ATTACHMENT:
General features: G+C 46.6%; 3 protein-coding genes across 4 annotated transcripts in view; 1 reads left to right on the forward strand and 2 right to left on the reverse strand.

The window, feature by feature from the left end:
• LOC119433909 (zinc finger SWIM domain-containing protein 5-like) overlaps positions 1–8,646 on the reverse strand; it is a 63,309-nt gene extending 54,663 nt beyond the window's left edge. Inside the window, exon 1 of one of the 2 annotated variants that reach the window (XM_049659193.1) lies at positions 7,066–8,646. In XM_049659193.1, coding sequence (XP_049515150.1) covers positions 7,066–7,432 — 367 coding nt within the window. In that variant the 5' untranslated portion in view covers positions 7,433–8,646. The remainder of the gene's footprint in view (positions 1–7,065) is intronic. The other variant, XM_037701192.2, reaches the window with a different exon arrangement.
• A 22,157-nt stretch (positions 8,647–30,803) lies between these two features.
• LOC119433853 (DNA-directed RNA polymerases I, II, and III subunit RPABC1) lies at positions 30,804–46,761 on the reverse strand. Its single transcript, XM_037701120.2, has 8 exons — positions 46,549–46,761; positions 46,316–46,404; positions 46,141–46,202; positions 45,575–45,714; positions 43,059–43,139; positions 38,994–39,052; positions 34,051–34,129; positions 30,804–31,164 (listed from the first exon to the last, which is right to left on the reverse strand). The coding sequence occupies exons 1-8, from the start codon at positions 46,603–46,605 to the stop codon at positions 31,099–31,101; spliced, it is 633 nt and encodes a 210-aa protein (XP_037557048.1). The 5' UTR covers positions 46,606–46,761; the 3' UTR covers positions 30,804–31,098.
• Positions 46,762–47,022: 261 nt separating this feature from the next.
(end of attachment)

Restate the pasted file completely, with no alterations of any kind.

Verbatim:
General features: G+C 46.6%; 3 protein-coding genes across 4 annotated transcripts in view; 1 reads left to right on the forward strand and 2 right to left on the reverse strand.

The window, feature by feature from the left end:
• LOC119433909 (zinc finger SWIM domain-containing protein 5-like) overlaps positions 1–8,646 on the reverse strand; it is a 63,309-nt gene extending 54,663 nt beyond the window's left edge. Inside the window, exon 1 of one of the 2 annotated variants that reach the window (XM_049659193.1) lies at positions 7,066–8,646. In XM_049659193.1, coding sequence (XP_049515150.1) covers positions 7,066–7,432 — 367 coding nt within the window. In that variant the 5' untranslated portion in view covers positions 7,433–8,646. The remainder of the gene's footprint in view (positions 1–7,065) is intronic. The other variant, XM_037701192.2, reaches the window with a different exon arrangement.
• A 22,157-nt stretch (positions 8,647–30,803) lies between these two features.
• LOC119433853 (DNA-directed RNA polymerases I, II, and III subunit RPABC1) lies at positions 30,804–46,761 on the reverse strand. Its single transcript, XM_037701120.2, has 8 exons — positions 46,549–46,761; positions 46,316–46,404; positions 46,141–46,202; positions 45,575–45,714; positions 43,059–43,139; positions 38,994–39,052; positions 34,051–34,129; positions 30,804–31,164 (listed from the first exon to the last, which is right to left on the reverse strand). The coding sequence occupies exons 1-8, from the start codon at positions 46,603–46,605 to the stop codon at positions 31,099–31,101; spliced, it is 633 nt and encodes a 210-aa protein (XP_037557048.1). The 5' UTR covers positions 46,606–46,761; the 3' UTR covers positions 30,804–31,098.
• Positions 46,762–47,022: 261 nt separating this feature from the next.